Councils cut back on new homes targets since planning reforms, claim

Thursday 3rd January 2013

Councils are planning for 272,720 fewer new homes since the abolition of regional planning, says a report.

Local authorities across England have radically reduced their housing targets, according to the Policy Exchange study.

This has contributed to a situation where the Coalition Government could preside over the lowest level of housebuilding since the 1920s, it claims.

Rather than fighting councils, the Government should now work with them to ensure that they deliver the homes their targets propose, argues the document.

The study, ‘Planning for Less’, says that since the revocation of Regional Spatial Strategies in 2010, local authorities have reduced housing targets.

The largest reductions are in the South-East (minus 57,049) and South-West (minus 108,380), which are areas with the greatest housing shortage.

Although the targets are seldom hit, the document says they govern the release of land for housing, so less land will be made available. Without significant changes to the planning system, housing numbers will continue to fall over time, it warns.

But the reportsuggests that the Government should not be too aggressive toward councils reducing targets, except where they are clearly ignoring their responsibilities.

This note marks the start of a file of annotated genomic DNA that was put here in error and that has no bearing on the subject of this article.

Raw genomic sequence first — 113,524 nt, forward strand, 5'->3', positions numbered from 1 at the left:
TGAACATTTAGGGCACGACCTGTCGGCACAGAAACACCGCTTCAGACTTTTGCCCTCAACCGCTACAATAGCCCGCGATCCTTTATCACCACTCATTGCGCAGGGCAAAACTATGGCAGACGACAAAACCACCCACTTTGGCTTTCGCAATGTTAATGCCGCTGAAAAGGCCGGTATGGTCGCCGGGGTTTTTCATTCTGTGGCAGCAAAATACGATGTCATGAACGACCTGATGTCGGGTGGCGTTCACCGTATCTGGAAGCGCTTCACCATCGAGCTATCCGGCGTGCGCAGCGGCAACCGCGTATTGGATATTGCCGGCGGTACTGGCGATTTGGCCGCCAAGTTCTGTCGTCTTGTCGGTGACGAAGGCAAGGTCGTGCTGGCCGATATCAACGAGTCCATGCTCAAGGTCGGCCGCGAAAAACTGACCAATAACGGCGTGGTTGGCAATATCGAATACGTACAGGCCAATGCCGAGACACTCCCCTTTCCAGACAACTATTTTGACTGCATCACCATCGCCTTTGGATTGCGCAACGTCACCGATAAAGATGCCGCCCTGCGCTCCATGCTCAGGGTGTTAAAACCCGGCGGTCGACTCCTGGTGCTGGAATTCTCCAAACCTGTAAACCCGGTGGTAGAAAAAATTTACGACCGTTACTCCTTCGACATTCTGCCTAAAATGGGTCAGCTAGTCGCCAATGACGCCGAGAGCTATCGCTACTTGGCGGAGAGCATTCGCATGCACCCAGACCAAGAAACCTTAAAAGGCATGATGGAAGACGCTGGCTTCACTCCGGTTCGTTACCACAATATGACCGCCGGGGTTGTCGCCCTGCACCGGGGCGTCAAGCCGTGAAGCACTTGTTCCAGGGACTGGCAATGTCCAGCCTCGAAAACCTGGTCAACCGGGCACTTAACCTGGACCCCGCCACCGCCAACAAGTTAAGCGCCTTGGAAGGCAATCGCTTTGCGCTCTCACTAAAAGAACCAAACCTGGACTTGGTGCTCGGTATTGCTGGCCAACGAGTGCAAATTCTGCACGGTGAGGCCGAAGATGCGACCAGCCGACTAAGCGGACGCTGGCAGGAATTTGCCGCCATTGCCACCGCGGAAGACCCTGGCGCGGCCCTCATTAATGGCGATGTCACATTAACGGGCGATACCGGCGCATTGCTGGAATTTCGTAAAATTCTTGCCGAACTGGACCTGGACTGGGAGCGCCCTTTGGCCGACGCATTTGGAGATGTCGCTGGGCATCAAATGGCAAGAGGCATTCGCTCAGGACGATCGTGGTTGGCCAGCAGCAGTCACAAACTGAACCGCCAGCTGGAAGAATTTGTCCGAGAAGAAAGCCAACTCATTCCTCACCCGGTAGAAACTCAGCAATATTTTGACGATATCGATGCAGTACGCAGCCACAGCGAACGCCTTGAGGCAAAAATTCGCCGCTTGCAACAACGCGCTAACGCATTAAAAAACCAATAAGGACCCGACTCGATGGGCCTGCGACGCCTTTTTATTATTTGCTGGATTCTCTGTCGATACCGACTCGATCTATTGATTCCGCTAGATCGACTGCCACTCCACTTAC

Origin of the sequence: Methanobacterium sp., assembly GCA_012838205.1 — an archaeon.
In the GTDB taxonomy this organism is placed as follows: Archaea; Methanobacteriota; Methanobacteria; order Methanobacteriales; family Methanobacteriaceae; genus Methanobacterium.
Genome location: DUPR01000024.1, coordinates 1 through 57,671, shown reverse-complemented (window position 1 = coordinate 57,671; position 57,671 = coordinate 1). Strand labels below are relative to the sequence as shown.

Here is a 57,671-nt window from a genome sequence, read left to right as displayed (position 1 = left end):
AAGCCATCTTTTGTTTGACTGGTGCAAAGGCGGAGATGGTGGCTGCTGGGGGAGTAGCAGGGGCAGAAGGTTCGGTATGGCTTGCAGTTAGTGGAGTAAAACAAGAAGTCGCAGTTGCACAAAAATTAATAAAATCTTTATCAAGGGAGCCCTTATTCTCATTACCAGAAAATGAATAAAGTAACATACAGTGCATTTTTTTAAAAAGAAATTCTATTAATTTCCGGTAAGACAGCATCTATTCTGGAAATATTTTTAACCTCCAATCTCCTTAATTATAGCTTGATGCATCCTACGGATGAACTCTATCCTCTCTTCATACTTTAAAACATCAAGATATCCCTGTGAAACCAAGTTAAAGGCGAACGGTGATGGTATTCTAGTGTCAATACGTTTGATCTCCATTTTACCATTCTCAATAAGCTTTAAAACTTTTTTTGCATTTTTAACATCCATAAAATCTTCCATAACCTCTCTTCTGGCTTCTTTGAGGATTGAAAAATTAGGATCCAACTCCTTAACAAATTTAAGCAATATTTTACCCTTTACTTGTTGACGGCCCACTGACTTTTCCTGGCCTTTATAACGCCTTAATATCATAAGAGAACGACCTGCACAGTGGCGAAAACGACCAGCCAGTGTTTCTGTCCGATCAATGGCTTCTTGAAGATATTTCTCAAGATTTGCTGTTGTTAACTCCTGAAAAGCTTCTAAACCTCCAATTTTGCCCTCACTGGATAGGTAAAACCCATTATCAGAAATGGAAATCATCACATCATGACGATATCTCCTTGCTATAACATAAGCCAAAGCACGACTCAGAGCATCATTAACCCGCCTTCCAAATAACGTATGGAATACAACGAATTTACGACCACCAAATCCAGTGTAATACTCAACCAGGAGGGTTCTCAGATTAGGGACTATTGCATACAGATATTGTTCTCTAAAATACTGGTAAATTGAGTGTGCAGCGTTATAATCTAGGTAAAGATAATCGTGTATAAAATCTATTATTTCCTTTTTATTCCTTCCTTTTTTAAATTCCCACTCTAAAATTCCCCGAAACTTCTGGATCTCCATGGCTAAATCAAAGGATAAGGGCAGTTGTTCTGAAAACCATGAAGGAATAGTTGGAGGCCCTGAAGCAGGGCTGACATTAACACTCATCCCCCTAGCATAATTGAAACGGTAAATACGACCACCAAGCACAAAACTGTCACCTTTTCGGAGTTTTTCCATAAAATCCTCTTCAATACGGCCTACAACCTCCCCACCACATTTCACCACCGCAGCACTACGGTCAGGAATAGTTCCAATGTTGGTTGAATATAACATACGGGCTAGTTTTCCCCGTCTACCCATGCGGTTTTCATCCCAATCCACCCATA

It argues that instead, the Government should focus on ensuring that councils actually deliver the homes their targets propose.

The report proposes increasing the power and number of neighbourhood plans and directly channelling funds from the Community Infrastructure Levy to households affected by new development.
It also suggests converting more brownfield sites into housing.

Report author Alex Morton said: “The Prime Minister and the Deputy Prime Minister have rightly made it clear that we need to build more homes. Yet the Government is on track to preside over the lowest level of housebuilding since the 1920s.

“Relying on councils to expand housing targets was a mistake.

“However, now the Coalition should focus on fixing the multiple failures with the housing market – not fighting councils. This can help us begin to build the homes we need.”